Painless Daylight Savings strategies for email marketing

It’s that time of the year again where the clocks change and we all get a little bit grumpy and confused. Put it in your diaries – on Sunday March 27th the clocks will spring forward by an hour, losing us all an hour in bed on Monday morning. This got us thinking about the role of time in email marketing and how you can use it to your advantage, it also got the Pure360 team discussing our best time-saving strategies that we can share with you to ensure that lost hour is as painless as possible!

Email timing

Response rates for emails vary based on a range of factors including subject line, offer type, plus the time or day of the week the email was sent. The only way to identify the optimum time to send your emails is by running tests to identify when your subscribers are most likely to engage with your users. Think about when subscribers check their email, if you’re mainly targeting the early-morning commuters, you might find that 9 AM emails get the most engagement. Try an A/B test to see if your hypothesis is correct and then build your campaign from there. Online retailer eBags increased their CTR and conversions by 20% and 65% respectively after they identified the optimum send-time for their emails. That could be you!

We’ve previously looked at the best and worst times to send emails and found that this can vary based on your subscribers, your industry and who you are trying to communicate with. For example B2B promotions are more likely to be opened between 5 and 7 PM, so sending these types of emails at 8 AM are likely to fall into the email abyss. You’ll have wasted your time and investment.

Campaign timing

Of course there’s also the role of time in terms of preparation and when to release your new campaign. If the clock change has caught you by surprise this time, it’s not too early to put a campaign in place ready for when the clocks fall back (FYI, it’s October 30th this year). Rushing to produce a campaign can lead to mistakes and you also won’t be able to test the campaign before it is sent, which could lead to low engagement, low CTR and a low ROI.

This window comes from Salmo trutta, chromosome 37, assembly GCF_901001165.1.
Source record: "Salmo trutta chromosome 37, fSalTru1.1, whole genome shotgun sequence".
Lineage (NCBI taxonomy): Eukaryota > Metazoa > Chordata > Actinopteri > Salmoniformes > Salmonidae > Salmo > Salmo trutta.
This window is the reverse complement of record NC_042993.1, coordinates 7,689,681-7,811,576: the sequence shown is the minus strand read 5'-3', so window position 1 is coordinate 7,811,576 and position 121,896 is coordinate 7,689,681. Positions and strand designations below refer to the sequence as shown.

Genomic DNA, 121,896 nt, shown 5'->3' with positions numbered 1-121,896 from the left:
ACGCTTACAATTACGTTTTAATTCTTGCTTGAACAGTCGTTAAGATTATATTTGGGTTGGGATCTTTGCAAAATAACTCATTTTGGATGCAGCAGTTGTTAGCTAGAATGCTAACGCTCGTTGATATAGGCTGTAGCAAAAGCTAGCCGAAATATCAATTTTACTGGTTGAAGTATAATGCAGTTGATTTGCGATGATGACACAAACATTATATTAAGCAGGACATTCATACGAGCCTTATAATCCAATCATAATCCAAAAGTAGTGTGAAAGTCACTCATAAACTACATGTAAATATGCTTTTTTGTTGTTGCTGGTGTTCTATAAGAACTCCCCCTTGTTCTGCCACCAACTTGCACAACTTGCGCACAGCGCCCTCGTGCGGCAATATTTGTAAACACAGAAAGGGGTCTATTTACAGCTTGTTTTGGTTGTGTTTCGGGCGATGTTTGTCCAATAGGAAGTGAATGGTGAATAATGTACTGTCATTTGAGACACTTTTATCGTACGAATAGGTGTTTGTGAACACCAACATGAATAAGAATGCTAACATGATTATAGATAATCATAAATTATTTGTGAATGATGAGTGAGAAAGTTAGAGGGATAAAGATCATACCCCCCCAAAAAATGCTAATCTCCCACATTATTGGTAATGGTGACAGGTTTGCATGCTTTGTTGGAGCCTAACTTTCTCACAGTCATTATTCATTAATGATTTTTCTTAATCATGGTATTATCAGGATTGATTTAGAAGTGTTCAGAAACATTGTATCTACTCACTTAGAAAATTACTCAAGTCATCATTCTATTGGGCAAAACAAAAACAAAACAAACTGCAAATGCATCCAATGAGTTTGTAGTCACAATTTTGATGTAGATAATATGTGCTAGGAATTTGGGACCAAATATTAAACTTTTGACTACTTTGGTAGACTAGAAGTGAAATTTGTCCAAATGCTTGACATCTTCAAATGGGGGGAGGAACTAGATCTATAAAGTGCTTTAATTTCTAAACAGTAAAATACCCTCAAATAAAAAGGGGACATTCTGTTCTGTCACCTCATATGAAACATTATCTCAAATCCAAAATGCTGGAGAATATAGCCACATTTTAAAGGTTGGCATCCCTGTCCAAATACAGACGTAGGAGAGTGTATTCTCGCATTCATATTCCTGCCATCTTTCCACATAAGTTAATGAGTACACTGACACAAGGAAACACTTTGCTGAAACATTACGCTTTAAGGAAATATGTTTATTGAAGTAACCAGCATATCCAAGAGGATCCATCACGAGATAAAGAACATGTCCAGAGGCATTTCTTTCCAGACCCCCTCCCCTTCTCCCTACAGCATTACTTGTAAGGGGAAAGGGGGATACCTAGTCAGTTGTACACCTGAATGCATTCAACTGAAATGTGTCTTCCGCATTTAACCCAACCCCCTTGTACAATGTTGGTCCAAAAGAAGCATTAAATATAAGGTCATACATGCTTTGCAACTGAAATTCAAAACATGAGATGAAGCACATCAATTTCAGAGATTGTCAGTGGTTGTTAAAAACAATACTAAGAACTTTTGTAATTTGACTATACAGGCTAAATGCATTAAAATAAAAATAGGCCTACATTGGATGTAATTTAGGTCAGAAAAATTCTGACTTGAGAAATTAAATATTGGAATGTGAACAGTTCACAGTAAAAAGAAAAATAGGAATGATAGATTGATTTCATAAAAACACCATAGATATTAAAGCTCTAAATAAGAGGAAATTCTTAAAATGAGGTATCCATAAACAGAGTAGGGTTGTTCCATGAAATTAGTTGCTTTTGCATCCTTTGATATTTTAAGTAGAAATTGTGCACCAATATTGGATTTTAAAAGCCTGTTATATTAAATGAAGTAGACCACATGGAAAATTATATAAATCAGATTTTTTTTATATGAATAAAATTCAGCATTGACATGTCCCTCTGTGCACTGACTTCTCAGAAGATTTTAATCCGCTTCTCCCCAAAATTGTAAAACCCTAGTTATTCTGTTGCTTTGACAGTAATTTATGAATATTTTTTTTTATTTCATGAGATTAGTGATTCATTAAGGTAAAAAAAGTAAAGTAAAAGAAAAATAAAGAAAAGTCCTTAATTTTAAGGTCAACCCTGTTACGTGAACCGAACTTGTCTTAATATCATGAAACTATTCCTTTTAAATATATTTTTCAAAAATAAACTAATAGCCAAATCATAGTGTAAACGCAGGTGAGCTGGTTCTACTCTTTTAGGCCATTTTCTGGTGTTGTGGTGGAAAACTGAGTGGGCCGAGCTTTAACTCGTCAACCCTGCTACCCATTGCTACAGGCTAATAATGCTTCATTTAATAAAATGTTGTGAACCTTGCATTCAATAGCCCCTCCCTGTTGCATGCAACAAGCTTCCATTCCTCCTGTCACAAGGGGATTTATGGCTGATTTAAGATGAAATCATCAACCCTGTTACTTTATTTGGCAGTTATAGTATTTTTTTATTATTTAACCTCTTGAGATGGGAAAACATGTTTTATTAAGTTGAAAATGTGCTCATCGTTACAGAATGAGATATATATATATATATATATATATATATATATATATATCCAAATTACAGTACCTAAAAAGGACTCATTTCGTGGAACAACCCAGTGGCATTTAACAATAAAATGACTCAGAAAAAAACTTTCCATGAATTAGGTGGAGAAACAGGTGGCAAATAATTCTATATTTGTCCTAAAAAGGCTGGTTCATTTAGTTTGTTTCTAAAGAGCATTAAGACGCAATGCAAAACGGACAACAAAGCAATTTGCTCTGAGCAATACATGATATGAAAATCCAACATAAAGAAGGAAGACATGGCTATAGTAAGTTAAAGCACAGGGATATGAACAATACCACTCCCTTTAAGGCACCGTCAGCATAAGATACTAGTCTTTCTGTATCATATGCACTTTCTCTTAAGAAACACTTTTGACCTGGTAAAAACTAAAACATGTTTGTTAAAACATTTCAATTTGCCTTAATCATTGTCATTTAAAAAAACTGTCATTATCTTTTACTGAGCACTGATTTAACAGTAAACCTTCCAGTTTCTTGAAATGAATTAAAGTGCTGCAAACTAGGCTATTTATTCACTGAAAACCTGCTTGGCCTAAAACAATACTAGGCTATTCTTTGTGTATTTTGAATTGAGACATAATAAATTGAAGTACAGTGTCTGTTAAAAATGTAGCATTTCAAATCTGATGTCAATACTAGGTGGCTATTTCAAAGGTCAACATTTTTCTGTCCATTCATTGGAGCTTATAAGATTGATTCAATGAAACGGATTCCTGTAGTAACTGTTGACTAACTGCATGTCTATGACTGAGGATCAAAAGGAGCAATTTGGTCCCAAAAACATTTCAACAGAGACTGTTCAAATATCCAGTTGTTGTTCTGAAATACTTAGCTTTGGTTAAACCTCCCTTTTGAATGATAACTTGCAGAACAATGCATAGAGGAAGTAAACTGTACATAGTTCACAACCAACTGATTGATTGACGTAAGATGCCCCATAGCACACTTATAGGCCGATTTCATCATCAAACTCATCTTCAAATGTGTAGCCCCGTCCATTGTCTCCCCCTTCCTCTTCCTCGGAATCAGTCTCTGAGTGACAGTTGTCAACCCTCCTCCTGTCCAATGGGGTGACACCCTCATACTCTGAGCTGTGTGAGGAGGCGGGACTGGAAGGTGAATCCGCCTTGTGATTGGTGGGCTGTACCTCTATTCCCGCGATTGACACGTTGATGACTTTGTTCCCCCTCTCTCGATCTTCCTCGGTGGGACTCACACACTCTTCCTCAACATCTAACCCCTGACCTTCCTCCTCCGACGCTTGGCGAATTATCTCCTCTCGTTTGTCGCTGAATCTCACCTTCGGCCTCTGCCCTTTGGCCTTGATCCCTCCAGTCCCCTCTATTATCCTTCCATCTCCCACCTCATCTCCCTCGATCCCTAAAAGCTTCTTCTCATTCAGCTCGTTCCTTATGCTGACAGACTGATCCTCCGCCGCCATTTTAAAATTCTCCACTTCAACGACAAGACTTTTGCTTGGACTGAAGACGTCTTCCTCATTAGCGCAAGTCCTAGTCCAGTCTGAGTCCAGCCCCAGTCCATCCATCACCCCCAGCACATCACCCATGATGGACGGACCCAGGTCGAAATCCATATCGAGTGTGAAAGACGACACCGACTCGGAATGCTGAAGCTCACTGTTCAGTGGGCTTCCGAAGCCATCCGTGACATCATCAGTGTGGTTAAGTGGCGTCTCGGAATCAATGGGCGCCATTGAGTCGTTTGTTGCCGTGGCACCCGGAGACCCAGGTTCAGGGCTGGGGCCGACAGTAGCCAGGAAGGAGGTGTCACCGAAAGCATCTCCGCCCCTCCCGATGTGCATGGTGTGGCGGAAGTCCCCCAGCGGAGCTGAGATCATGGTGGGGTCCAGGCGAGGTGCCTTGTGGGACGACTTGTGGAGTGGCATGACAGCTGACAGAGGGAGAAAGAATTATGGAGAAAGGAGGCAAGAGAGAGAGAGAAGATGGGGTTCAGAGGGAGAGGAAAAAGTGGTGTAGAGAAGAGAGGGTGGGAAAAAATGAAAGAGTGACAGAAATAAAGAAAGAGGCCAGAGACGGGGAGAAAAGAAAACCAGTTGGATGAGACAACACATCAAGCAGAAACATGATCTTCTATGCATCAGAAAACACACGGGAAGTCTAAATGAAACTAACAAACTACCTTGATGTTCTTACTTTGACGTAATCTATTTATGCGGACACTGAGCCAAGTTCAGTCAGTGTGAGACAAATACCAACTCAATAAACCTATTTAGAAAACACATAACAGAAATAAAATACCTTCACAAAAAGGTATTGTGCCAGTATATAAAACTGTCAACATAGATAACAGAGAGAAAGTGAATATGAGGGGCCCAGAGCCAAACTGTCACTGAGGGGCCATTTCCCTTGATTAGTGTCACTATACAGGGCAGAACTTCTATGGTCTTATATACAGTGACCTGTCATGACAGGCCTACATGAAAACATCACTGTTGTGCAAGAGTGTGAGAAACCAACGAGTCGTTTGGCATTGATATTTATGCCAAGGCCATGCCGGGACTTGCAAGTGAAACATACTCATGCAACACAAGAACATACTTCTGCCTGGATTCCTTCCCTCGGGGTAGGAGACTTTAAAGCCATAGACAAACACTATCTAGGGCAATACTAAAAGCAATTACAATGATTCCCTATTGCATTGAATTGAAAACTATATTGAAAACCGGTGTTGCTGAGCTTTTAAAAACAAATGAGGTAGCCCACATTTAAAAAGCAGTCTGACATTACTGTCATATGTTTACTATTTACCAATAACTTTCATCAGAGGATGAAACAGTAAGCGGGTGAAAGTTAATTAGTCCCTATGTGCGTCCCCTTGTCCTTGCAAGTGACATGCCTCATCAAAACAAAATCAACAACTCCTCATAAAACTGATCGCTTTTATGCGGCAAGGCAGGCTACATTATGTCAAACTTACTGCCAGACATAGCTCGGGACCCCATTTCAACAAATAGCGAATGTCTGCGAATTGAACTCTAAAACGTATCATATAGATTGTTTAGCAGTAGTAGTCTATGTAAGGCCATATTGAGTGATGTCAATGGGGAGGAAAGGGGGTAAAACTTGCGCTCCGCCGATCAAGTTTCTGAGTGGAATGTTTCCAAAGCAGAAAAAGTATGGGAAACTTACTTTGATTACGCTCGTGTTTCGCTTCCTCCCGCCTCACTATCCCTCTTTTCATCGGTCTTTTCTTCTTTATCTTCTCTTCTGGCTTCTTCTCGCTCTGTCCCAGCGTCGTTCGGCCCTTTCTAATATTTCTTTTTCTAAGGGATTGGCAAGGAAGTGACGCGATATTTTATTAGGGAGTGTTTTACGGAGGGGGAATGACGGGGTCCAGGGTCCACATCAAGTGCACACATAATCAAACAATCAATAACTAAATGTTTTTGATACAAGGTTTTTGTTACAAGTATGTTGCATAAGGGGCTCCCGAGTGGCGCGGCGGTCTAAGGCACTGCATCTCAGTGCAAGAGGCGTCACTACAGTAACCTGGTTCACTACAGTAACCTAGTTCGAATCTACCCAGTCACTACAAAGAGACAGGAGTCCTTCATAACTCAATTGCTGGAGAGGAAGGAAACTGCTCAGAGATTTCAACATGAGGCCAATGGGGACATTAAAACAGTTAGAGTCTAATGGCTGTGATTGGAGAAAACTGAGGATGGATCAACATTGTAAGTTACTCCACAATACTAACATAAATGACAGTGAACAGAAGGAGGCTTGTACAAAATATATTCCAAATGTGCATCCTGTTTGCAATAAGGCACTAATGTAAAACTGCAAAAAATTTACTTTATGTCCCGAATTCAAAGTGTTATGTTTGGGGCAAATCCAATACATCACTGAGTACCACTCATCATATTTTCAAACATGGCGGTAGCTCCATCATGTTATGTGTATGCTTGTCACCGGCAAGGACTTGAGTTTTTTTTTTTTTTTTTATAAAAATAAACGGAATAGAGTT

Save your time and energy and get yourself set up in advance for your next campaign instead. Start thinking about any upcoming campaigns you want to plan, be it summer holidays, back to school, clock change, Halloween, Christmas… As they say, prior preparation prevents poor performance and by putting these plans in place now you’ll free up time later on in the year.

Time saving strategies

We couldn’t mention time saving without mentioning automation. Most email marketers spend the majority of their time producing content, which helps you grow and connect with your audience, but rather than putting all your eggs into one basket consider expanding this content into an automated sequence of emails. Take the content that you have and turn it into your welcome series or perhaps an automated email course to minimise the amount of new content you need to produce. You’ll save yourself an hour or two at least (now what to do with all that glorious spare time?!)

Time for data

Email marketers often focus solely on email responses and touch points instead of seeing each customer as a single, constantly, and variably connected human. Take the time to analyse your data thoroughly, as being able to connect that data to a single customer and act on it at the right time and through the right channel is what will separate great marketers from the rest. We think we’ve just found a use for all that spare time we freed up for your earlier!

Final thoughts

Timing may be everything, but time is also precious and short. With the upcoming clock change your customers are going to have even less time on their hands and therefore you need to ensure you are managing your own time effectively to produce slick, relevant campaigns that will deliver the right message, to the right person, at the right time (the hallmark of excellent marketing!)

Becky Hesilrige
Becky Hesilrige
Becky is the Content Marketing Manager at Pure360. She studied Sociology and conducted her dissertation on online communication and relationships. Follow Becky on Twitter @beckyhesilrige
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